In November 2010 voters in Arizona narrowly passed proposition 203 that allowed the use of marijuana for medicinal purposes. The proposition also allowed individual cities to create and enact “reasonable zoning restrictions for medical marijuana and cultivation to specified areas.”
During the April 5 city council meeting, council members voted 4-3 to keep language in the city’s proposed medical marijuana ordinance that severely limits the placement of a marijuana dispensary in the city.
When the code was originally written in December, it stated dispensaries could not be located within 1,500 feet of a school, place of worship, public library or park, or within 500 feet of a residential area.
However, at the March 29 council meeting, the Planning and Zoning Commission recommended removing restrictions on placing dispensaries near public parks, places of worship and libraries. The change would have greatly expanded possibilities for dispensary locations.
Councilmember Julia Gusse voted to keep the more restrictive language in the ordinance and supported the idea of keeping dispensaries out of the city, an outcome that would be likely if the facilities are barred from proximity to places of worship, public parks and libraries as well as schools and residential areas.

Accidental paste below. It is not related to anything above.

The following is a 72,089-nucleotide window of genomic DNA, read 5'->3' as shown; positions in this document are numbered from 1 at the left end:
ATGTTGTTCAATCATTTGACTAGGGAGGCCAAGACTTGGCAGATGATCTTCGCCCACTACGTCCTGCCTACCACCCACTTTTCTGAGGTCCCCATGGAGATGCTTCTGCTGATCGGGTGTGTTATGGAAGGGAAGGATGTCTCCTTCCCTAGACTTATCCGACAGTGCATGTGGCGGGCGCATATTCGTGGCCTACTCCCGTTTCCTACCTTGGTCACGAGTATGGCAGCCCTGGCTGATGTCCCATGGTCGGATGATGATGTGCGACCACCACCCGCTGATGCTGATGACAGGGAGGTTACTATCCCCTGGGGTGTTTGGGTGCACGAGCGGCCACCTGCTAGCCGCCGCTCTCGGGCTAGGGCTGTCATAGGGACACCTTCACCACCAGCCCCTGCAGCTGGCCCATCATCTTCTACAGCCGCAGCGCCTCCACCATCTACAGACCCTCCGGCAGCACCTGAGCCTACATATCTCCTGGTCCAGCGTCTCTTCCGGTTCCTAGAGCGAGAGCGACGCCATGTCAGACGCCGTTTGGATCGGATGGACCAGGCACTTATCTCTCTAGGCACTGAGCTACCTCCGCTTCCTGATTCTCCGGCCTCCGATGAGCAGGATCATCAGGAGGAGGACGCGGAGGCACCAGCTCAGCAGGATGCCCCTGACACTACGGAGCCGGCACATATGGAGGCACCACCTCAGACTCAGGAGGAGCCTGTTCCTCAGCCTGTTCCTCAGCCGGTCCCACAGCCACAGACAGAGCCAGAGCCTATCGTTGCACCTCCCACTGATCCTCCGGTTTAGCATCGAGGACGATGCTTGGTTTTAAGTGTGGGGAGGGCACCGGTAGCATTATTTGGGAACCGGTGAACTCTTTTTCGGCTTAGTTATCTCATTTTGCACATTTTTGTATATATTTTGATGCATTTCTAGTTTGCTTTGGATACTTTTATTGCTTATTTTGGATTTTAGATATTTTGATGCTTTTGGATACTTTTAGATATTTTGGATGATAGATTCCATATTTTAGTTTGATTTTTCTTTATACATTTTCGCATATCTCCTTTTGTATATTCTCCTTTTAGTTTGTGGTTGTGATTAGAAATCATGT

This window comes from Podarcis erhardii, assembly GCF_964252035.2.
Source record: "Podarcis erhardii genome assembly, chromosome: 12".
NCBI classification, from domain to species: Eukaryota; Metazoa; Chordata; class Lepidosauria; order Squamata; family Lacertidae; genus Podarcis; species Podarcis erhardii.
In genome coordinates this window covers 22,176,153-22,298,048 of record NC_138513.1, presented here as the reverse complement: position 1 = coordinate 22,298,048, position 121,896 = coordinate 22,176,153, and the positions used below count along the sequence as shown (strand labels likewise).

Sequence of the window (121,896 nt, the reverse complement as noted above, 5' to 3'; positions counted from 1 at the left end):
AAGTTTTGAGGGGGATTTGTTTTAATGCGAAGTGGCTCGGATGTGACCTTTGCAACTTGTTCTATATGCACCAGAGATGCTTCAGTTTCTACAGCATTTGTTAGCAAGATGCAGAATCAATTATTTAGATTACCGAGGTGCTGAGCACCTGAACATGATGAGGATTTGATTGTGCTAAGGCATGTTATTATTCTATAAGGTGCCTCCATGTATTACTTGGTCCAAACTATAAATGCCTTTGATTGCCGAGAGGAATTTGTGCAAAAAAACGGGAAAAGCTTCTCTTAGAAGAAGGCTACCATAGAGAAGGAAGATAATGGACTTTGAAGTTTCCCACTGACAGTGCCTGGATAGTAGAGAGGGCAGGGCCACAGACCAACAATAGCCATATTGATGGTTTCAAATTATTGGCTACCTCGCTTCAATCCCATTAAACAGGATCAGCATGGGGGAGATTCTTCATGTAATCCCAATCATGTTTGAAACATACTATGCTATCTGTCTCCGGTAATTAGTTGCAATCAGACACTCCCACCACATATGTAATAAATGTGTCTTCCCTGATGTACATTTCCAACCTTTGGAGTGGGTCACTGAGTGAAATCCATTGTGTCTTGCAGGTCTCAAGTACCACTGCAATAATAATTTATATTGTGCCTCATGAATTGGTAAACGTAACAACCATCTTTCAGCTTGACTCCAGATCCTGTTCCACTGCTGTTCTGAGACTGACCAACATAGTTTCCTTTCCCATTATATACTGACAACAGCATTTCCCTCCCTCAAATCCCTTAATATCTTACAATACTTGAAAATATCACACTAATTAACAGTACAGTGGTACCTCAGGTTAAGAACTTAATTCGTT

“I want to keep marijuana as far away from our kids as possible,” Gusse said. “I grew up in an area where I knew exactly where marijuana was sold, I moved to Maricopa to remove my kids from that environment.
“At the same time I’m not naive and understand, as my parents did, that I must educate and keep my own kids off of any illegal substance. Nonetheless, I am in favor of keeping a marijuana dispensary outside our city limits.”
Under the rules created by the Arizona Department of Health and Safety ADHS, one dispensary is allowed in each of the 126 areas the department uses to track public health statistics.
“Medical marijuana is a very important and controversial issue,” said Councilmember Marvin Brown. “I feel very strongly about so many citizens getting emotionally distraught about this, when they shouldn’t be.
“It’s a system that can easily be placed and controlled. What really disturbs me is, in this country, we have low tolerance for those who are in real need. It’s been viewed negatively, when it shouldn’t be.”
Councilmembers Carl Diedrich and Alan Marchione joined Brown in voting against reinserting the stricter limitations on distance into the ordinance.
“The Arizona Medical Marijuana Act only requires that the cities keep a 500-foot buffer from schools, day cares and other educational institutions,” Diedrich said. “The League of Arizona Cities created the model code that added other places of worship, parks, libraries into the potential for areas that you would create a buffer,” he said.
“We’re talking about the potential for one dispensary in Maricopa.” Diedrich added. “We’re talking about a domino effect when trying to place a dispensary in our city. Anyone can say they are a house of worship and there is nothing that designates they are, except they say that they are. You’re asking for us to limit the placement of a legal activity, which is very similar to what they do at Walgreen’s.”